California’s ambitious climate change bill was stripped Wednesday night of its toughest provision that would have cut the state’s gasoline consumption 50 percent by 2030, Automotive News is reporting.
A pared down version of California’s wide-rangning transportation bill will reach Gov. Jerry Brown’s desk, but won’t include the gas target nor a plan to fix California’s roads.
The controversial bill was met last month by an automotive lobby that flooded the state with advertisements and money to combat the provisions.
“Oil has won the skirmish. But they’ve lost the bigger battle,” Brown said, according to the LA Times. “Because I am more determined than ever.”
Hyundai’s compact model, the Elantra, will arrive with the brand’s newly adopted trapezoidal grille, new engines and a number of enhancements to improve perceived quality.
The automaker, who looked at the Dodge Dart and said, “Yeah, that looks good but needs more grille,” revealed the sixth-generation Elantra on Wednesday in South Korea.
Break out the champagne and 7-liter engines. Have one on us, alright?
The Wall Street Journal and Reuters are reporting that despite a mild increase in crude, oil is hovering around $40 a barrel and it’s expected to further dip in coming months to a six-year low on a global glut of oil.
The national average for a gallon of gas could drop to as low as $2, Green Car Reports says, which would be the cheapest its been since January, and could approach historical lows from 2008.
Just the long and short of it. (photo courtesy: chemistryland.com)
TTAC Commentator sastexan writes:
I’ve been driving cars requiring premium fuel (91+ octane). When I bought my Contour SVT in 1998, high test was $0.20 more a gallon (just under a 20% premium over regular). But it was regularly always only $0.20 more. In the past decade or so, I noticed the delta going to $0.30 and even more. The correlation did not seem to be to the price (eg, premium did not seem to track a consistent 15% increase). Rather, the difference appears to be a flat rate.
Question for the best and brightest – what in higher octane fuel makes it more expensive?
What inputs are there and how much more does it cost to manufacture? (Read More…)
The recent fall in fuel prices isn’t just an opportunity for Americans to demonstrate their collective inability to remember the events of even the recent past; it’s also a decisive hammerblow to E85 plants and retailers across the country.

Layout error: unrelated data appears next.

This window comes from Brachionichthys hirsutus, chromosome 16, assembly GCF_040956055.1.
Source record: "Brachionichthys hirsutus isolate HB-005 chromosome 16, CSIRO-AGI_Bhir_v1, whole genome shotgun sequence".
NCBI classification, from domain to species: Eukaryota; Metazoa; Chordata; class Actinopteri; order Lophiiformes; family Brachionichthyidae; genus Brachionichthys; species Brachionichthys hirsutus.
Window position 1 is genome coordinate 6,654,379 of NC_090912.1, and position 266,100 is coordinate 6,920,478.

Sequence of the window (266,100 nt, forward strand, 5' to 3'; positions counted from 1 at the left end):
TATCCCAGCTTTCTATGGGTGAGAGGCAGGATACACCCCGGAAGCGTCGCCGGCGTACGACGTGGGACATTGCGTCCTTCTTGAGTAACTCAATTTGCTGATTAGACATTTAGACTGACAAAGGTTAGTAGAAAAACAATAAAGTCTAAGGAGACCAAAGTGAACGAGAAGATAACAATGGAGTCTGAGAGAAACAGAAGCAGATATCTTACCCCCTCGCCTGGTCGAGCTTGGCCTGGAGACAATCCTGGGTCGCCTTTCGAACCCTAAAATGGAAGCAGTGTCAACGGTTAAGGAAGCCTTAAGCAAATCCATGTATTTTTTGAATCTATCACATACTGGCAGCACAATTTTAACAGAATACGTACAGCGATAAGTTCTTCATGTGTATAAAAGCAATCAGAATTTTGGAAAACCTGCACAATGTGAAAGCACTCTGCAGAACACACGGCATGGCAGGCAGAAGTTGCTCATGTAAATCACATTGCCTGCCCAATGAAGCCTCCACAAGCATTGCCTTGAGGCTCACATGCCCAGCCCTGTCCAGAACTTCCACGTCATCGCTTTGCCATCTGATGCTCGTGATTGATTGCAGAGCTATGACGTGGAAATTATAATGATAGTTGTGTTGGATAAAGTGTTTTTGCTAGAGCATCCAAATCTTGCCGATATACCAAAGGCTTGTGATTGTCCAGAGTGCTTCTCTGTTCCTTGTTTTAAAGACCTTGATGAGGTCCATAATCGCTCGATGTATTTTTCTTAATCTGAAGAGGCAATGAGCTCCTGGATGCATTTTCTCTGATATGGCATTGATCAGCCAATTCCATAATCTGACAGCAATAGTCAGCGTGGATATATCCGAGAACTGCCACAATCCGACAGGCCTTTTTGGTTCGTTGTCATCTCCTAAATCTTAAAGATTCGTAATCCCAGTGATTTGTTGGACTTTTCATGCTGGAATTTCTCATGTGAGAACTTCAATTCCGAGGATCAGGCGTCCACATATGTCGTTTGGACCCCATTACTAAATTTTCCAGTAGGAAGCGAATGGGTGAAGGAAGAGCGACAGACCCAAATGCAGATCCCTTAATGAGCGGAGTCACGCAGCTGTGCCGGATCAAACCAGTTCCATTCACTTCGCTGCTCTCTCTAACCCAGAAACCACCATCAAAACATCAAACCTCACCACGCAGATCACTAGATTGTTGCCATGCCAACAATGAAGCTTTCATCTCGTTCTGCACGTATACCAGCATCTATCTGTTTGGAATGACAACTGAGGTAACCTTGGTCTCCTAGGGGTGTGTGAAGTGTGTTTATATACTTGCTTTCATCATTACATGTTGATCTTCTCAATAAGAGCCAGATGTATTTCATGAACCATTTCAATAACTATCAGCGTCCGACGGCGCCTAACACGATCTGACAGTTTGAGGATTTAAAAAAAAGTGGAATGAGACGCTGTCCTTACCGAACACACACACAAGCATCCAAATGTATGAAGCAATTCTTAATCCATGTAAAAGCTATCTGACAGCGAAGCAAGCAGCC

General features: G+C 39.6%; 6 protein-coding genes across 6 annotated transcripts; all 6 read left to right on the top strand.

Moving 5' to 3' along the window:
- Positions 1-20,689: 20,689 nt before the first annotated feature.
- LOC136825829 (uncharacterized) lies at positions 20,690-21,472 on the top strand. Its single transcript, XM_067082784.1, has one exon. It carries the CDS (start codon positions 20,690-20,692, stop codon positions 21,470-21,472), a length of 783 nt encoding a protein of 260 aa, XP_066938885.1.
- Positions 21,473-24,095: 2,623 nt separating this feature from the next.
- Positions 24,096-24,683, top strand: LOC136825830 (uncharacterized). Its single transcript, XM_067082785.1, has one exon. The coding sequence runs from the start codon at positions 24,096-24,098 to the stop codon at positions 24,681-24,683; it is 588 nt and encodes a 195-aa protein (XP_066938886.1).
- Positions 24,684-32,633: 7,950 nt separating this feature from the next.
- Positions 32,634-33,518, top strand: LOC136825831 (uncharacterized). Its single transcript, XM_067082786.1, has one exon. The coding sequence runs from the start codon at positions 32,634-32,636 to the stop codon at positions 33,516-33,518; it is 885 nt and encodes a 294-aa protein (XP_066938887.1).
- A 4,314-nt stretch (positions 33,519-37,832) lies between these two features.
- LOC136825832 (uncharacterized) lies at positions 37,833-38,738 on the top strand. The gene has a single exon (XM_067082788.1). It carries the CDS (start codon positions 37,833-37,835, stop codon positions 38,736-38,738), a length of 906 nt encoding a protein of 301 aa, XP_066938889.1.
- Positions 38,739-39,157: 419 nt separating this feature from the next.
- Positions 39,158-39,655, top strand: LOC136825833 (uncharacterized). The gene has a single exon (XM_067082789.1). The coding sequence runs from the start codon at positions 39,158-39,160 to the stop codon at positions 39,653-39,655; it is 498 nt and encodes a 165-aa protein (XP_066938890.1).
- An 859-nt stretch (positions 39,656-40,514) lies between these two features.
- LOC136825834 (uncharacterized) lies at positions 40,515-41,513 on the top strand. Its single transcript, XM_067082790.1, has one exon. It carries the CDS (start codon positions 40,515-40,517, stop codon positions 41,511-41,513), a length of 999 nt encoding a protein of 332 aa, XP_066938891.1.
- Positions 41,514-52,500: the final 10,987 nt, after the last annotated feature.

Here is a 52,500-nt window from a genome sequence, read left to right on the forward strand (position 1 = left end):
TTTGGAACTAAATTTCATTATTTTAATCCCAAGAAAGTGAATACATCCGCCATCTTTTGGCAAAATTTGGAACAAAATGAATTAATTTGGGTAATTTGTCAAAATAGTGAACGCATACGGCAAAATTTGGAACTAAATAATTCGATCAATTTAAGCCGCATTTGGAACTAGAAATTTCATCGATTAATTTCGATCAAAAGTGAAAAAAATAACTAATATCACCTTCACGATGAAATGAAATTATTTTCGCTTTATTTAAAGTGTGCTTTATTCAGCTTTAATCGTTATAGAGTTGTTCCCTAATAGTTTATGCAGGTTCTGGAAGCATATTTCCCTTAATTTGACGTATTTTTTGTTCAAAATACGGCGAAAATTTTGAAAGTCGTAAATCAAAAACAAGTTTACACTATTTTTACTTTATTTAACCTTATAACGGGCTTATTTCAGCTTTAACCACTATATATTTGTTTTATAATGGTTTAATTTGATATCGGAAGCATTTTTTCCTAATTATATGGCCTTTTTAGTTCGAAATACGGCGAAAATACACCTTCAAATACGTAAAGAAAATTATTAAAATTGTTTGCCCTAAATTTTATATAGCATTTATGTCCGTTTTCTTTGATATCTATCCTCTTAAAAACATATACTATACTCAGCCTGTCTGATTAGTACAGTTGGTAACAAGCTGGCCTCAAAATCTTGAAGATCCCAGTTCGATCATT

This has to be the case, right?
(photo courtesy: www.whattoseeinibiza.com)
I am going to Spain for 2-3 years for work but I have decided to sell my truck and only ship my motorcycle. Once I am there I will be looking to buy a cheap used small car, preferably a hatchback with a manual transmission. I am aware of some European brands like Seat, Alfa, Peugeot, Renault, etc. but do not know much about their modern line up. Gas or diesel is fine, can you help me with some recommendations?
TTAC reader Tiburon Guy writes:
2001 Tiburon (yep, this one again): Gassing up clicks like it’s full, even after only a dollar, then keeps clicking. Tank is at an 8th when fueling and yes, i’ve made sure it’s not the nozzle (and does it no matter where I go). (Read More…)
Whether you drive a $30,000 or a $1,500 a car, one variable in life stays constant.
You want to minimize your costs.
Last week in a speech at Daimler owned Freightliner truck plant, President Obama said that the new 55mpg CAFE standards will save a typical American family $8,000 a year on gasoline. That would be great news to most American drivers if it were true but the president took political science and law courses in college, not math. Or maybe his math isn’t off. (Read More…)
A brief piece in the Wall Street Journal’s “Dealbook” discussed the potential of natural gas powered vehicles, largely as a way to stop falling prices for natural gas.
One hope for many natural gas producers reeling from collapsing prices is wider adoption of natural-gas-powered cars.
The biggest hurdle so far: lack of infrastructure to refuel them.
But Steven Mueller, CEO of Southwestern Energy, says if 10% of passenger cars were powered by natural gas, gasoline prices would fall by $1.60/gallon and gas producers would get 4 billion cubic feet/day in demand.